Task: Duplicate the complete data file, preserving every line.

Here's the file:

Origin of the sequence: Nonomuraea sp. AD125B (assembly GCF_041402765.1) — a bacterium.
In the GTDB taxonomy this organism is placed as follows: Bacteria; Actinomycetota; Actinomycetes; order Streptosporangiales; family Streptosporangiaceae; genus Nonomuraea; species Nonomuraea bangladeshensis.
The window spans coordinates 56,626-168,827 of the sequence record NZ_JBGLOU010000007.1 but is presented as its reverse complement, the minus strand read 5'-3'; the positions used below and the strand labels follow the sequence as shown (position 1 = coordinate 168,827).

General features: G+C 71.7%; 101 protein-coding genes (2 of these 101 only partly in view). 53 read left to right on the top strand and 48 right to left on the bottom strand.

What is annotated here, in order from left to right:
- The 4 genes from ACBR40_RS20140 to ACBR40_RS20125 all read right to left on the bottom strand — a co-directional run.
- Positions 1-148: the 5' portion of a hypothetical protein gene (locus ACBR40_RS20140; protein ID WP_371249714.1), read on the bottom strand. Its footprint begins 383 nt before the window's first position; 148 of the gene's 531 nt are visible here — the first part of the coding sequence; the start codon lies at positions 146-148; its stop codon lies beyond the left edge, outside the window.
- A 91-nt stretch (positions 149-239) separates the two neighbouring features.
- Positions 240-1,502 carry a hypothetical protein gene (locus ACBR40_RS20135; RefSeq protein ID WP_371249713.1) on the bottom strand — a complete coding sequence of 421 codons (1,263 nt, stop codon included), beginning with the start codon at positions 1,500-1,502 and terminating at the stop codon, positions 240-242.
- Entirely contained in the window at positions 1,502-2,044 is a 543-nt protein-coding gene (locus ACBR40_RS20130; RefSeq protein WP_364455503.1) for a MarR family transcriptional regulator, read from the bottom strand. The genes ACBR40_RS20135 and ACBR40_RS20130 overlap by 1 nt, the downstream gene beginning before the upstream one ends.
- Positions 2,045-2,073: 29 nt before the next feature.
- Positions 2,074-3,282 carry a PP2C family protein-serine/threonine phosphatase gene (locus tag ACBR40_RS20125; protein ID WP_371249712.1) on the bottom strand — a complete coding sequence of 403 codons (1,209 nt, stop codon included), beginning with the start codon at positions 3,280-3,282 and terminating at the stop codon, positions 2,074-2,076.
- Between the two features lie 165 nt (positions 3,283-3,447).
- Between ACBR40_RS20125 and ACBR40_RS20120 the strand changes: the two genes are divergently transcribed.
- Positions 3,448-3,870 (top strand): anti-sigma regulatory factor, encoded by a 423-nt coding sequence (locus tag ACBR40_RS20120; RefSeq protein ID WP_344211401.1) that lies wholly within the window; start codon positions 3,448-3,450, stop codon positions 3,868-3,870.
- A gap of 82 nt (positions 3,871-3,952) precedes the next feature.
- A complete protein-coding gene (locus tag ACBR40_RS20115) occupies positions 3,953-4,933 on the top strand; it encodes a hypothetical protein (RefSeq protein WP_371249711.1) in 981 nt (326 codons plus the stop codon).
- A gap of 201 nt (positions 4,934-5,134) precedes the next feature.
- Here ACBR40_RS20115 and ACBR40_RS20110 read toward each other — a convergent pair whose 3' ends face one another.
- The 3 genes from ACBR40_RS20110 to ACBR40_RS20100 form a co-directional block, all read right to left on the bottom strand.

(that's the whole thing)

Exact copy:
Origin of the sequence: Nonomuraea sp. AD125B (assembly GCF_041402765.1) — a bacterium.
In the GTDB taxonomy this organism is placed as follows: Bacteria; Actinomycetota; Actinomycetes; order Streptosporangiales; family Streptosporangiaceae; genus Nonomuraea; species Nonomuraea bangladeshensis.
The window spans coordinates 56,626-168,827 of the sequence record NZ_JBGLOU010000007.1 but is presented as its reverse complement, the minus strand read 5'-3'; the positions used below and the strand labels follow the sequence as shown (position 1 = coordinate 168,827).

General features: G+C 71.7%; 101 protein-coding genes (2 of these 101 only partly in view). 53 read left to right on the top strand and 48 right to left on the bottom strand.

What is annotated here, in order from left to right:
- The 4 genes from ACBR40_RS20140 to ACBR40_RS20125 all read right to left on the bottom strand — a co-directional run.
- Positions 1-148: the 5' portion of a hypothetical protein gene (locus ACBR40_RS20140; protein ID WP_371249714.1), read on the bottom strand. Its footprint begins 383 nt before the window's first position; 148 of the gene's 531 nt are visible here — the first part of the coding sequence; the start codon lies at positions 146-148; its stop codon lies beyond the left edge, outside the window.
- A 91-nt stretch (positions 149-239) separates the two neighbouring features.
- Positions 240-1,502 carry a hypothetical protein gene (locus ACBR40_RS20135; RefSeq protein ID WP_371249713.1) on the bottom strand — a complete coding sequence of 421 codons (1,263 nt, stop codon included), beginning with the start codon at positions 1,500-1,502 and terminating at the stop codon, positions 240-242.
- Entirely contained in the window at positions 1,502-2,044 is a 543-nt protein-coding gene (locus ACBR40_RS20130; RefSeq protein WP_364455503.1) for a MarR family transcriptional regulator, read from the bottom strand. The genes ACBR40_RS20135 and ACBR40_RS20130 overlap by 1 nt, the downstream gene beginning before the upstream one ends.
- Positions 2,045-2,073: 29 nt before the next feature.
- Positions 2,074-3,282 carry a PP2C family protein-serine/threonine phosphatase gene (locus tag ACBR40_RS20125; protein ID WP_371249712.1) on the bottom strand — a complete coding sequence of 403 codons (1,209 nt, stop codon included), beginning with the start codon at positions 3,280-3,282 and terminating at the stop codon, positions 2,074-2,076.
- Between the two features lie 165 nt (positions 3,283-3,447).
- Between ACBR40_RS20125 and ACBR40_RS20120 the strand changes: the two genes are divergently transcribed.
- Positions 3,448-3,870 (top strand): anti-sigma regulatory factor, encoded by a 423-nt coding sequence (locus tag ACBR40_RS20120; RefSeq protein ID WP_344211401.1) that lies wholly within the window; start codon positions 3,448-3,450, stop codon positions 3,868-3,870.
- A gap of 82 nt (positions 3,871-3,952) precedes the next feature.
- A complete protein-coding gene (locus tag ACBR40_RS20115) occupies positions 3,953-4,933 on the top strand; it encodes a hypothetical protein (RefSeq protein WP_371249711.1) in 981 nt (326 codons plus the stop codon).
- A gap of 201 nt (positions 4,934-5,134) precedes the next feature.
- Here ACBR40_RS20115 and ACBR40_RS20110 read toward each other — a convergent pair whose 3' ends face one another.
- The 3 genes from ACBR40_RS20110 to ACBR40_RS20100 form a co-directional block, all read right to left on the bottom strand.